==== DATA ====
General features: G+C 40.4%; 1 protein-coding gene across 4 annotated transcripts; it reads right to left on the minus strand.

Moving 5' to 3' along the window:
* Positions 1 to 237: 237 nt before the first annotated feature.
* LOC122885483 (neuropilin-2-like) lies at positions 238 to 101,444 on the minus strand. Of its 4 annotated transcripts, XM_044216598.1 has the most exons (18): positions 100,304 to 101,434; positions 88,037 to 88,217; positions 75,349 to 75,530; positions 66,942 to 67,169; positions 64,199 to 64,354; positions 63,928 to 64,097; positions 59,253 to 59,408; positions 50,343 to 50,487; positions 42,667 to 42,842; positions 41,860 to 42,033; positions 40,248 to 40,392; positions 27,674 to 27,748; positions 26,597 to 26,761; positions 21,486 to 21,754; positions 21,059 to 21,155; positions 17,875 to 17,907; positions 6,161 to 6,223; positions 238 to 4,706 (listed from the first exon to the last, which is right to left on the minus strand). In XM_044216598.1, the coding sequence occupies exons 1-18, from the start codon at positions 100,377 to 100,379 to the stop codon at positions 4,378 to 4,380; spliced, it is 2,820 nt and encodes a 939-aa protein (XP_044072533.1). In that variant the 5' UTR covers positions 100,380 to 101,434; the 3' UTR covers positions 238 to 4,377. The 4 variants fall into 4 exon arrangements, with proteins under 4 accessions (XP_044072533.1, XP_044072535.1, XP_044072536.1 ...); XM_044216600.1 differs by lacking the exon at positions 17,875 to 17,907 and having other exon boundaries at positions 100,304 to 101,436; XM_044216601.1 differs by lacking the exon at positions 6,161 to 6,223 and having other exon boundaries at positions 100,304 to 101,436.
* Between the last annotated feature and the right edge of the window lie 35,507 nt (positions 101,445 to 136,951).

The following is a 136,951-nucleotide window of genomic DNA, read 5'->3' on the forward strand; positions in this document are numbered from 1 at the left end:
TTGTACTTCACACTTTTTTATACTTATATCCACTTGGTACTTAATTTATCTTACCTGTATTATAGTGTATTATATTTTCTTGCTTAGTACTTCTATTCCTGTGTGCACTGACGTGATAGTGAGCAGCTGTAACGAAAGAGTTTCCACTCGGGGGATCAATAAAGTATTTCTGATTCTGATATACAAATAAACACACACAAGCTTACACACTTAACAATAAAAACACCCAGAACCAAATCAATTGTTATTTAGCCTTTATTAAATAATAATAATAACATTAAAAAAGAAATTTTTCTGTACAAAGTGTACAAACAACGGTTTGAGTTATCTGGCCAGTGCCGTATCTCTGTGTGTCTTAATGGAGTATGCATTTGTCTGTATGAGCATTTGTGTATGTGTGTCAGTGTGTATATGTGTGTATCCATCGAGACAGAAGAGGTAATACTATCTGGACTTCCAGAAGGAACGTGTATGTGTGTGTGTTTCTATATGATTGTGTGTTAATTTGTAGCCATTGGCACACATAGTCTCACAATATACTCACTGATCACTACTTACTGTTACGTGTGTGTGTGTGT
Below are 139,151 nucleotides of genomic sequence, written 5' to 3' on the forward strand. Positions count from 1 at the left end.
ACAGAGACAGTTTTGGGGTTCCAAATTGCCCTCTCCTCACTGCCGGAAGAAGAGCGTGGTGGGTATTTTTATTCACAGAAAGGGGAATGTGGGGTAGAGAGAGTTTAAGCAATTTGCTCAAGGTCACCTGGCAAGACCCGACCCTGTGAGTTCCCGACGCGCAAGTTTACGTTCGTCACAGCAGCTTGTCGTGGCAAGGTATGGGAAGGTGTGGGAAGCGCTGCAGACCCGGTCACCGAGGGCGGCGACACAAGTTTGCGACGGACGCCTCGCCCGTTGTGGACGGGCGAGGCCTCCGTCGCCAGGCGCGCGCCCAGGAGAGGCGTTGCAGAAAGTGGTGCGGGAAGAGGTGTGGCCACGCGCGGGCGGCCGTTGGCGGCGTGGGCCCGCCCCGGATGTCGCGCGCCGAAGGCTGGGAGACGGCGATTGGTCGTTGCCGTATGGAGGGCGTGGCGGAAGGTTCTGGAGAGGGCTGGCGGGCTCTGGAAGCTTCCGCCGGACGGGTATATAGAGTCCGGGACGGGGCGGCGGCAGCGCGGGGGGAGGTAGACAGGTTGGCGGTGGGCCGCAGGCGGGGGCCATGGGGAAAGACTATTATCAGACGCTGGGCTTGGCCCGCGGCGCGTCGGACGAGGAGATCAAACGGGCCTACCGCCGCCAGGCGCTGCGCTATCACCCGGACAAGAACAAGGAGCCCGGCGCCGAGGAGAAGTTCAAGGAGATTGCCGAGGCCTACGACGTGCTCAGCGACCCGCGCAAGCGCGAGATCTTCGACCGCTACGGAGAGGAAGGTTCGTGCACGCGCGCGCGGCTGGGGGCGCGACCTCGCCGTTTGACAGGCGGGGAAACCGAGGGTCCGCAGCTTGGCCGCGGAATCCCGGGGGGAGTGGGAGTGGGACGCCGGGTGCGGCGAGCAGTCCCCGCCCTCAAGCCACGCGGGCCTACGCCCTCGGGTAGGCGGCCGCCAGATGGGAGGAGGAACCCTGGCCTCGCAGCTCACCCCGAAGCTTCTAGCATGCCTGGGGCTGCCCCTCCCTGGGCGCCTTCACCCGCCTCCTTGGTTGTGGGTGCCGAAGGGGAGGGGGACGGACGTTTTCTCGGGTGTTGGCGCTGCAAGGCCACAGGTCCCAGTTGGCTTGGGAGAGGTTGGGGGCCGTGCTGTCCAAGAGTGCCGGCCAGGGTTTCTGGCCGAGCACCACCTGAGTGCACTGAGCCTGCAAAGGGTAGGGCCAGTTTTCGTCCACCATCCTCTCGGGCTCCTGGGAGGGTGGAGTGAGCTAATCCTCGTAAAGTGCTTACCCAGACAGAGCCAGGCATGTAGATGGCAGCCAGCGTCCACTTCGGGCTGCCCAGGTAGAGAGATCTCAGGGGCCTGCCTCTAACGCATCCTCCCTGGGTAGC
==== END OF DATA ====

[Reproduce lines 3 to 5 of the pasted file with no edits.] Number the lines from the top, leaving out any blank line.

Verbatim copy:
* Positions 1 to 237: 237 nt before the first annotated feature.
* LOC122885483 (neuropilin-2-like) lies at positions 238 to 101,444 on the minus strand. Of its 4 annotated transcripts, XM_044216598.1 has the most exons (18): positions 100,304 to 101,434; positions 88,037 to 88,217; positions 75,349 to 75,530; positions 66,942 to 67,169; positions 64,199 to 64,354; positions 63,928 to 64,097; positions 59,253 to 59,408; positions 50,343 to 50,487; positions 42,667 to 42,842; positions 41,860 to 42,033; positions 40,248 to 40,392; positions 27,674 to 27,748; positions 26,597 to 26,761; positions 21,486 to 21,754; positions 21,059 to 21,155; positions 17,875 to 17,907; positions 6,161 to 6,223; positions 238 to 4,706 (listed from the first exon to the last, which is right to left on the minus strand). In XM_044216598.1, the coding sequence occupies exons 1-18, from the start codon at positions 100,377 to 100,379 to the stop codon at positions 4,378 to 4,380; spliced, it is 2,820 nt and encodes a 939-aa protein (XP_044072533.1). In that variant the 5' UTR covers positions 100,380 to 101,434; the 3' UTR covers positions 238 to 4,377. The 4 variants fall into 4 exon arrangements, with proteins under 4 accessions (XP_044072533.1, XP_044072535.1, XP_044072536.1 ...); XM_044216600.1 differs by lacking the exon at positions 17,875 to 17,907 and having other exon boundaries at positions 100,304 to 101,436; XM_044216601.1 differs by lacking the exon at positions 6,161 to 6,223 and having other exon boundaries at positions 100,304 to 101,436.
* Between the last annotated feature and the right edge of the window lie 35,507 nt (positions 101,445 to 136,951).